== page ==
Definition of imbue
1 : to permeate or influence as if by dyeing the spirit that imbues the new constitution
2 : to tinge or dye deeply
3 : endow 3 Spanish missions imbue the city with Old World charm — Scott Pendleton
imbue was our Word of the Day on 10/25/2016. Hear the podcast!
Examples of imbue in a Sentence
A feeling of optimism imbues her works.
her training at the school for the deaf imbued her with a sense of purpose that she had never known before
Recent Examples of imbue from the Web
When imbued with the right provenance, a simple pen or keyboard may even be capable of tilting the performance odds in our favor.
Also intact: the Strains’ unfaltering faith, imbuing them with a trusting and positive outlook, that all that has happened to them, and will happen, is larger than themselves.
Once Diana was given the gift, she was visited by the goddesses Aphrodite and Athena, who imbued the hand-me-down with its truth-demanding capabilities.
Since then, the call has been taken up by Republican candidates seeking to imbue themselves with the outsider credentials that helped propel Trump to victory.
The letter is imbued with Christian fidelity and the pain of being separated from his children.
Has a simple pair of pumps ever been so imbued with partisan venom?
Switching between fluent French and Greek, Patakia imbues Djam with rock-star charisma and electrifying body language during her many musical numbers.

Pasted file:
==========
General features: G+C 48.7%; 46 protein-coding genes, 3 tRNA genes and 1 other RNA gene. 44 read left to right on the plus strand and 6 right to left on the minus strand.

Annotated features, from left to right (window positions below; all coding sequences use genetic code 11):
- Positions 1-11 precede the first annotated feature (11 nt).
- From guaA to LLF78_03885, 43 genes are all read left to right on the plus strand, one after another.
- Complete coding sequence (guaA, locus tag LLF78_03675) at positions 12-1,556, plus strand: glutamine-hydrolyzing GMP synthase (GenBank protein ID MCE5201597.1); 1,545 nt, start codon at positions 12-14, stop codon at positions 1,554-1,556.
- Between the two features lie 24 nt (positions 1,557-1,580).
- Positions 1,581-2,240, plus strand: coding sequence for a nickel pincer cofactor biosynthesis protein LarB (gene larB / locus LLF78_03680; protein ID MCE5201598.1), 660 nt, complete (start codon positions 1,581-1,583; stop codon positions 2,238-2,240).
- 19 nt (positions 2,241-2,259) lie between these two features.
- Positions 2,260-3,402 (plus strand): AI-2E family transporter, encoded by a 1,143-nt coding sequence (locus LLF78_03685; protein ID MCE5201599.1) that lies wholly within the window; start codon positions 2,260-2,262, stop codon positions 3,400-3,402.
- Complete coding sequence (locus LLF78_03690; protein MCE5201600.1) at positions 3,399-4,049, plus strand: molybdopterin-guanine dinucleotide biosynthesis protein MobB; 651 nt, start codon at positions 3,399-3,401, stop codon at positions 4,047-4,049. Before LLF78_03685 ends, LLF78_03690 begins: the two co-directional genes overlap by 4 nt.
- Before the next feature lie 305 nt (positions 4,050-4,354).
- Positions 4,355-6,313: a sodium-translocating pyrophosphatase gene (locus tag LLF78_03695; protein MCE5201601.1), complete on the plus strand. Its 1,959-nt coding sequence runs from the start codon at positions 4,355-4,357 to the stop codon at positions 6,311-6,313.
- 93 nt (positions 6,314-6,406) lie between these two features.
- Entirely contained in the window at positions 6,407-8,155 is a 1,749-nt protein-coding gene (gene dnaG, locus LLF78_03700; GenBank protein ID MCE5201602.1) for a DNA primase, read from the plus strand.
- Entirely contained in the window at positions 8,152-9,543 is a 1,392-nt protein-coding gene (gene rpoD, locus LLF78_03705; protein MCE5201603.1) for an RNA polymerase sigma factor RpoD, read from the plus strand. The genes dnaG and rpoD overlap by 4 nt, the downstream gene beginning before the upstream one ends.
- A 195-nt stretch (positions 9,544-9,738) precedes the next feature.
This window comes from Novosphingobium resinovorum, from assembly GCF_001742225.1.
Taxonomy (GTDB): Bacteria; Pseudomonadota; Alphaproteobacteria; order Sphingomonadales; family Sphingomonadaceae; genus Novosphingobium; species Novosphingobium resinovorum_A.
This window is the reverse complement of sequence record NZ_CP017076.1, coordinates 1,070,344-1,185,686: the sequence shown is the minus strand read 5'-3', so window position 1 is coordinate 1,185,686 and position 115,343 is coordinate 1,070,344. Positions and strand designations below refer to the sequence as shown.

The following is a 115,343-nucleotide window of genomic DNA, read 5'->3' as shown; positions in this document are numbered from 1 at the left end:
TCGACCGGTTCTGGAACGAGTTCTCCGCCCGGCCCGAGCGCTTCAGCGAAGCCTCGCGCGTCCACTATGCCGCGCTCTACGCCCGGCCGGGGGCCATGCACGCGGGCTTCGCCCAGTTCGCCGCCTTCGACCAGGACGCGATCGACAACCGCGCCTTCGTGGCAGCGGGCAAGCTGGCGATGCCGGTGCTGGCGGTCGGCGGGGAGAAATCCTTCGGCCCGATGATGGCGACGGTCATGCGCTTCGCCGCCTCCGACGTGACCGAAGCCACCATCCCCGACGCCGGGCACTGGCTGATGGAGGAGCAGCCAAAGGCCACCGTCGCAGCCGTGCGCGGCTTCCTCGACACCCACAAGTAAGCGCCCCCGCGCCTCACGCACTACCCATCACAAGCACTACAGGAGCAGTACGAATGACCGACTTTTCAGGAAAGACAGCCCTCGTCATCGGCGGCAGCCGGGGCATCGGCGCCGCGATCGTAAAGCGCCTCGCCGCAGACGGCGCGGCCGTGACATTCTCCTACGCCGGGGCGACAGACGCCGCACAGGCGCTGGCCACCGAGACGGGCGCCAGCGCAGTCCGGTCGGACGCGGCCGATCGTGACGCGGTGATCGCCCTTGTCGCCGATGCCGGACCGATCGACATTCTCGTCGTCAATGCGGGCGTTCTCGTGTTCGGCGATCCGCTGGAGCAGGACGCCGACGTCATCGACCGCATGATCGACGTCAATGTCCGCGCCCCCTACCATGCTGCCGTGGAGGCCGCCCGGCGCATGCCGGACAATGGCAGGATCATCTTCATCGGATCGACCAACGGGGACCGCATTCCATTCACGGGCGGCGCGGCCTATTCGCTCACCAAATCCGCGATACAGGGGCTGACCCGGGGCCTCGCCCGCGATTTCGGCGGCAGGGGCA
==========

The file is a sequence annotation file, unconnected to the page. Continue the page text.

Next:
Rituals & Resolutions is a lurid little piece of pulp fiction: The dialogue is terse, the actors' smiles are treacherous, and director Michael Stein imbues the short film with an ambience of mayhem.
These example sentences are selected automatically from various online news sources to reflect current usage of the word 'imbue'. Views expressed in the examples do not represent the opinion of Merriam-Webster or its editors. Send us feedback.
Did You Know?
Like its synonym infuse, imbue implies the introduction of one thing into another so as to affect it throughout. A nation can be imbued with pride, for example, or a photograph might be imbued with a sense of melancholy. In the past imbue has also been used synonymously with imbrue, an obscure word meaning "to drench or stain," but etymologists do not think the two words are related. Imbue derives from the Latin verb imbuere, meaning "to dye, wet, or moisten." Imbrue has been traced back through Anglo-French and Old French to the Latin verb bibere, meaning "to drink."
Origin and Etymology of imbue
First Known Use: 1555
Synonym Discussion of imbue
IMBUE Defined for English Language Learners
Definition of imbue for English Language Learners
: to cause (someone or something) to be deeply affected by a feeling or to have a certain quality
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